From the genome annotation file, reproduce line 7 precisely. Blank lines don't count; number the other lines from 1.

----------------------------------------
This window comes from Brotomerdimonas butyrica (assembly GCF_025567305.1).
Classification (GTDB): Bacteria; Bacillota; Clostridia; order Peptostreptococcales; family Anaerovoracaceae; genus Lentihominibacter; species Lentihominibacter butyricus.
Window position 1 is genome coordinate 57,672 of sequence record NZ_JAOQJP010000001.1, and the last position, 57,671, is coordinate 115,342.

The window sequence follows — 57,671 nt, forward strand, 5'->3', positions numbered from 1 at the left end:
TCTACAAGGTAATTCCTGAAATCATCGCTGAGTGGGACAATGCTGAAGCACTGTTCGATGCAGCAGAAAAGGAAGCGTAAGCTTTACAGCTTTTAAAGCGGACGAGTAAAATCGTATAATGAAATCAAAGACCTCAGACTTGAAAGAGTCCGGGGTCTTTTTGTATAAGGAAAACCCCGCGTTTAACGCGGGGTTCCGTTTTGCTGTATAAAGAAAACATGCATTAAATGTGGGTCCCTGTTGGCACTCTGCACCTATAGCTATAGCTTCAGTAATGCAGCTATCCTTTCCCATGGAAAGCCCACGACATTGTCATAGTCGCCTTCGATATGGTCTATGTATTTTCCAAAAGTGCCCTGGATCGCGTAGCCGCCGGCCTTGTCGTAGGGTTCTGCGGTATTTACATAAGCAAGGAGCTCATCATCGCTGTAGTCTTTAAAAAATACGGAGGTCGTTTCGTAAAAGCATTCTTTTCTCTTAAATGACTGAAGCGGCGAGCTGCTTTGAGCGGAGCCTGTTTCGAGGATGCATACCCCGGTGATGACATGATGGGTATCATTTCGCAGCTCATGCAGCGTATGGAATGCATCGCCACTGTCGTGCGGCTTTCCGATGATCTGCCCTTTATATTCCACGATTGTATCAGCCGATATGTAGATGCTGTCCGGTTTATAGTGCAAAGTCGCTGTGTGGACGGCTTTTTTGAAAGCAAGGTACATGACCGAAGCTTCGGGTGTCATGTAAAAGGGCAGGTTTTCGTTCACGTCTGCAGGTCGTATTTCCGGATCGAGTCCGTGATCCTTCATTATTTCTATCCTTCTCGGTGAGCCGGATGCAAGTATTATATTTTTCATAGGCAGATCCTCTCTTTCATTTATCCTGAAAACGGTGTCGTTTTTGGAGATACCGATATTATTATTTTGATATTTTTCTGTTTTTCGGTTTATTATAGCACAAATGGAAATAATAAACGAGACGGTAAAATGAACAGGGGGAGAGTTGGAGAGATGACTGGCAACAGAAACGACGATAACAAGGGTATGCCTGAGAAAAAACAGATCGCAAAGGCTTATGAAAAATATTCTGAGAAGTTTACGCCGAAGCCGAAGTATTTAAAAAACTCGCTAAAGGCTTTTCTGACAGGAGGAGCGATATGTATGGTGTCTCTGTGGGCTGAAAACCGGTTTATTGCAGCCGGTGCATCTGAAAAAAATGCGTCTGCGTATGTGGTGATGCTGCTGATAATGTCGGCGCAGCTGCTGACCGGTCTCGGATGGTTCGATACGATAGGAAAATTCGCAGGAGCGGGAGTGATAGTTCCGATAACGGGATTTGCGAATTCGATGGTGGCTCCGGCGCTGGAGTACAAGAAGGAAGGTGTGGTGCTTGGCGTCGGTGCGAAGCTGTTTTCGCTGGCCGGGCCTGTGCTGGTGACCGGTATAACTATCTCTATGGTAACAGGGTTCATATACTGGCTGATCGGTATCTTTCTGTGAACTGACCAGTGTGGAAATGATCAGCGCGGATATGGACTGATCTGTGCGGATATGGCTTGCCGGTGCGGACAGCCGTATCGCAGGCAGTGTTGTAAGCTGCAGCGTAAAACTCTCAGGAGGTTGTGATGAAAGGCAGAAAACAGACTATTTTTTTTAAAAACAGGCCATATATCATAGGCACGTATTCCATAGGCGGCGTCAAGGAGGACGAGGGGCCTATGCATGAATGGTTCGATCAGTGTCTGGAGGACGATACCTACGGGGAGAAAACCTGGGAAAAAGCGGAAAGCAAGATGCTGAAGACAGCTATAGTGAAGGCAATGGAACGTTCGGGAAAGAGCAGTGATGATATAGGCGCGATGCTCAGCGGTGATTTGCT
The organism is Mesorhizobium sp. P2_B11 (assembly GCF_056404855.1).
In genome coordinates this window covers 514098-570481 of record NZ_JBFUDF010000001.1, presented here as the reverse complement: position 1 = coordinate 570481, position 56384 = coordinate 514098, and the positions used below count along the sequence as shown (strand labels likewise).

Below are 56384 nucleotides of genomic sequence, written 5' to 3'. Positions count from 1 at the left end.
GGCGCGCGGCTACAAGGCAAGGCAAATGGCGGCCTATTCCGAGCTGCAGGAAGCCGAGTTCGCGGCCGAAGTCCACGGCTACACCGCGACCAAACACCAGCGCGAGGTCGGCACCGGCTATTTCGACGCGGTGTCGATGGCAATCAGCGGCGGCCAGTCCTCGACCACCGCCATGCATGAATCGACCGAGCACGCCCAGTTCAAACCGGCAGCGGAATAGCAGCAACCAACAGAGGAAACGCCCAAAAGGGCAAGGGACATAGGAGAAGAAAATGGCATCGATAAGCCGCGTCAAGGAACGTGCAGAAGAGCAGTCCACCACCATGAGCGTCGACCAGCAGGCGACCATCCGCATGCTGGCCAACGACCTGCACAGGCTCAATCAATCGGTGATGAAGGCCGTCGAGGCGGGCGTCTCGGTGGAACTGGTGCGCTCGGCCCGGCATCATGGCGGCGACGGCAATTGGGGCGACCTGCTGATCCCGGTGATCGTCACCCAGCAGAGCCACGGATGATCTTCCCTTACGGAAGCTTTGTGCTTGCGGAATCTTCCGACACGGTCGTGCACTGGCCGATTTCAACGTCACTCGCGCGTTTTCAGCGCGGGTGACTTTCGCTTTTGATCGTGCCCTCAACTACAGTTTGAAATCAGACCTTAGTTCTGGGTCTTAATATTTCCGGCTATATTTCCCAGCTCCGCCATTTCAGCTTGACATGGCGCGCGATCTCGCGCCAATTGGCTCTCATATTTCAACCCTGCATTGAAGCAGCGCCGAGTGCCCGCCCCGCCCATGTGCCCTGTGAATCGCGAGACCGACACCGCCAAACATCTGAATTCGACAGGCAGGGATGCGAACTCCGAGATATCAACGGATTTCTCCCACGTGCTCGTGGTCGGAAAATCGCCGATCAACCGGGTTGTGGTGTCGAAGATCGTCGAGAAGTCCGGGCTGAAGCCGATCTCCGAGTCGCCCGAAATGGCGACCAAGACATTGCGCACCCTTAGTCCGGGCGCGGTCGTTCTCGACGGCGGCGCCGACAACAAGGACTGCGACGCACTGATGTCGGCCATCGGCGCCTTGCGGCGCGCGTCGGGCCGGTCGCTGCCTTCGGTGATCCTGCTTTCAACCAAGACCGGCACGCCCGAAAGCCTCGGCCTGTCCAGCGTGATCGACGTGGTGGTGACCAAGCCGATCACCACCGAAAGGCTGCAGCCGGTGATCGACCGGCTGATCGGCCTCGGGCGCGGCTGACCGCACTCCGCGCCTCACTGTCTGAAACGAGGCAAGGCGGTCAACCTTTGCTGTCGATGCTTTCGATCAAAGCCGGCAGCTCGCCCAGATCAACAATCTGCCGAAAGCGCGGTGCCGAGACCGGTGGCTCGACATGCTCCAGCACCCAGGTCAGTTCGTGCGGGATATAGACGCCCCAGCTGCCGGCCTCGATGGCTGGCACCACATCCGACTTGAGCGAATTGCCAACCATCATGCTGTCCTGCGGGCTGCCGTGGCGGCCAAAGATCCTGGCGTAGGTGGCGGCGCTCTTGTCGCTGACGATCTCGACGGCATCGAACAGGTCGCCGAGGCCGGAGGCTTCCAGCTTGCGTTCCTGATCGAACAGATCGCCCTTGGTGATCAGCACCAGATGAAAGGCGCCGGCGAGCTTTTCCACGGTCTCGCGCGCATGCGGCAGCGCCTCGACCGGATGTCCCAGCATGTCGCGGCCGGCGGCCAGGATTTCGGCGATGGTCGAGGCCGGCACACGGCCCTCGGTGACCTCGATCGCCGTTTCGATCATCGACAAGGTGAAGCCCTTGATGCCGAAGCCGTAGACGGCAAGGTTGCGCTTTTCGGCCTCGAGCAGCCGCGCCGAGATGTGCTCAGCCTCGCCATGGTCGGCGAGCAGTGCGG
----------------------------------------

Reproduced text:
In genome coordinates this window covers 514098-570481 of record NZ_JBFUDF010000001.1, presented here as the reverse complement: position 1 = coordinate 570481, position 56384 = coordinate 514098, and the positions used below count along the sequence as shown (strand labels likewise).